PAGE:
Two years after a local elementary school was closed, Westbrook’s school facilities are at capacity, at least partially because of an unexpected influx of immigrants, Superintendent Marc Gousse said Monday.

If new enrollment projections are accurate, he said, the city may have to consider expanding one or two of its buildings – projects that he wouldn’t expect to qualify for state funding.

After years of declining enrollment, the district recently has had an upswing in its student population, with an increase of 100 students in the past five years, to 2,543. At a workshop with the City Council on Monday, school officials pointed out that the number of students in the district’s English Language Learners program doubled in two years, from 2011-12 – when the school board voted to close Prides Corner Elementary School – to last year, when there were 323 students in the program, the third biggest in the state behind Portland’s and Lewiston’s.

The school department hired consultant Planning Decisions to project the district’s enrollment for the next 10 years. The findings, presented to the City Council on Monday, showed continued growth with an increase of 550 students, or more than 20 percent, by 2023-2024.

School officials pushed for the closure of the 62-year-old Prides Corner school, which was in dire need of renovation, saying it would save money and allow for a reconfiguration of elementary grades that would benefit students.

Two elementary schools, including Prides Corner, served kindergarten through second grade, while two others were for third through fifth grades.

Since the closure, the three remaining schools have served kindergarten though fourth grade. Fifth-graders were moved to Westbrook Middle School, a $34 million building that opened in 2010 and now has no room to spare. Principal Matt Nelson said three teachers roll carts from classroom to classroom because they have no space of their own.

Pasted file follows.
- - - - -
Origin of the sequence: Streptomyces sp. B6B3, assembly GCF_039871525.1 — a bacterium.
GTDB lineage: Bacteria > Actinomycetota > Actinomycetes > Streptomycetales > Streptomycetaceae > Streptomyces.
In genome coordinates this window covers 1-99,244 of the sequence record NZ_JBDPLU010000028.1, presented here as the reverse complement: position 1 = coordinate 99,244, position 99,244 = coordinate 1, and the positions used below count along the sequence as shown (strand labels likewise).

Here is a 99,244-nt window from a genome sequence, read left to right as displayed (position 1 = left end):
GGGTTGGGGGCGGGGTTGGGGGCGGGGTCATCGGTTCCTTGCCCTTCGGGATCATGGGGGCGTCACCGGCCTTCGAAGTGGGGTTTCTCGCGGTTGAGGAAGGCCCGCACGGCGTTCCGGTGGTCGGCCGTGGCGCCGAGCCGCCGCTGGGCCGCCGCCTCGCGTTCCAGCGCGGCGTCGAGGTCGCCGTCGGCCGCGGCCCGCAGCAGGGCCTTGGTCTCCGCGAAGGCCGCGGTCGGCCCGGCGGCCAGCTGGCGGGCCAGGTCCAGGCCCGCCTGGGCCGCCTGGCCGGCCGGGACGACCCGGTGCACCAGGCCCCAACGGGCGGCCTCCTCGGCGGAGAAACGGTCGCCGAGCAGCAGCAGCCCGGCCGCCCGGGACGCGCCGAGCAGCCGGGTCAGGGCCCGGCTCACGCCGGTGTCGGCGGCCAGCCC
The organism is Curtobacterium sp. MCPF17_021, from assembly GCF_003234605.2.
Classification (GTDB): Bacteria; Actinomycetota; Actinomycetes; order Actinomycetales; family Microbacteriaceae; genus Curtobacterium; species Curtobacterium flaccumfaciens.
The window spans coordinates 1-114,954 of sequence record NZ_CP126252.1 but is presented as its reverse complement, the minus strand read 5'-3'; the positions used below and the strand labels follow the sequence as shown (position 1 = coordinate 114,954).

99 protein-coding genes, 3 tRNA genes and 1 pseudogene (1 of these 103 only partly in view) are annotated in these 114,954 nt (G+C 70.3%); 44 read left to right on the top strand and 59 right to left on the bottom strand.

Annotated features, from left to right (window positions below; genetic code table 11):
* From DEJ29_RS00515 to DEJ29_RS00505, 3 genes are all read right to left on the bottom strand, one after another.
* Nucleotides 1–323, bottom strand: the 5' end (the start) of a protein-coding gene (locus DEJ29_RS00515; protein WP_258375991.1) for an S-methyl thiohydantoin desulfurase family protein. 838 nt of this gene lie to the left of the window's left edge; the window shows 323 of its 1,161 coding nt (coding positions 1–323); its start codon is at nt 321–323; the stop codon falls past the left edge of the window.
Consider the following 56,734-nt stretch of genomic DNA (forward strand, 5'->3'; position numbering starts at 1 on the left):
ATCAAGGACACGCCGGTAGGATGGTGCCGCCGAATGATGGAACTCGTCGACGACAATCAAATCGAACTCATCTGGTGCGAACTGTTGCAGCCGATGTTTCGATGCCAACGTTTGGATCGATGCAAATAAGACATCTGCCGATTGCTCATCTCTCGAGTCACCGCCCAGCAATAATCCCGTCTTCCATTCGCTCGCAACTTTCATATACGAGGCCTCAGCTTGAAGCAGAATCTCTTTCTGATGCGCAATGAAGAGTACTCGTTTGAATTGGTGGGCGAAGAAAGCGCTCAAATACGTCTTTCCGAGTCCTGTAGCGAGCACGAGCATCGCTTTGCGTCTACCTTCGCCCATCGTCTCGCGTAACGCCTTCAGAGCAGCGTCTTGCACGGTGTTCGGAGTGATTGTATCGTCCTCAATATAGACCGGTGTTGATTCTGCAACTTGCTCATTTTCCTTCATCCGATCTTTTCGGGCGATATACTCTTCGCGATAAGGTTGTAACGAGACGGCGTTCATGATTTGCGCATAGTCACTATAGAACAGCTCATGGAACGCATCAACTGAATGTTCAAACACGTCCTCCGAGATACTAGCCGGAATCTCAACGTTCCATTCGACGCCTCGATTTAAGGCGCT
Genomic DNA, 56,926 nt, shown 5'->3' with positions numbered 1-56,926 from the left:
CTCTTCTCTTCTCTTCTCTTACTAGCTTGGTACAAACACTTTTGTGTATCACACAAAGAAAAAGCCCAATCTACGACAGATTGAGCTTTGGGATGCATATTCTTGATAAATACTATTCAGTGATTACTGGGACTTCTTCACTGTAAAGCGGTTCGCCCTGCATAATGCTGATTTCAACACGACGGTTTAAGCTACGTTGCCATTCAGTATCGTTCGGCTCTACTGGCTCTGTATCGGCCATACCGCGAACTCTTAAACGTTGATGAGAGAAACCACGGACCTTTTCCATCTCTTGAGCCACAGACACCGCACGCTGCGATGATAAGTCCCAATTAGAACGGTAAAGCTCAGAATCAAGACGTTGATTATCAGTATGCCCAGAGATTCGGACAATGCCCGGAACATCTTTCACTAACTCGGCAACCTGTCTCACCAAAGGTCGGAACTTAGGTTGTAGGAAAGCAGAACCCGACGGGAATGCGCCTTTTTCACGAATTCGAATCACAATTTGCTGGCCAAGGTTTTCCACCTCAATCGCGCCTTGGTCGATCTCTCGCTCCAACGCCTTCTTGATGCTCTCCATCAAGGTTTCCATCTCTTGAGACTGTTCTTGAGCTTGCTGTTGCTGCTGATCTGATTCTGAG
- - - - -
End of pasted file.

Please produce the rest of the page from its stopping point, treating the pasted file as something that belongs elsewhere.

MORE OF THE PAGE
The year after grades were reconfigured, Saccarappa Elementary School needed to get a portable classroom to keep kindergarten classes from getting as big as 24 students. That need hasn’t gone away.

Gousse said if the school department were to expand its facilities, it would probably add onto Saccarappa, which doesn’t have a gym, or the middle school, where the third floor wasn’t built out because enrollment projections didn’t call for it at the time.

City Councilor Mike Foley said at the meeting he believes “the community is going to be pretty frustrated” that the schools are in need of more space so soon after selling a building. He said city officials asked over and over again if the Prides Corner building would be needed and were told no.

“It seems to be that facility would be pretty valuable right now,” he said.

Gousse said he stands behind the decision to close the school, which needed $2 million in immediate repairs, and would make the same decision again. He said he thought the district would be in a comfortable place for about five years and that the sudden population increase couldn’t have been predicted.

Foley asked that, before turning to a construction project, the schools look at existing facilities and other options, including consolidating the superintendent’s office with City Hall and using the administrative space for instruction.

Gousse said all options would be considered, including moving eighth-graders into space in the high school, but that no decisions would need to be made right away.

“We need to probably at some point make a go, no-go on what we’re going to do,” said City Council President Brendan Rielly. If that’s a renovation, he said, “let’s put that out there and move forward on it.”

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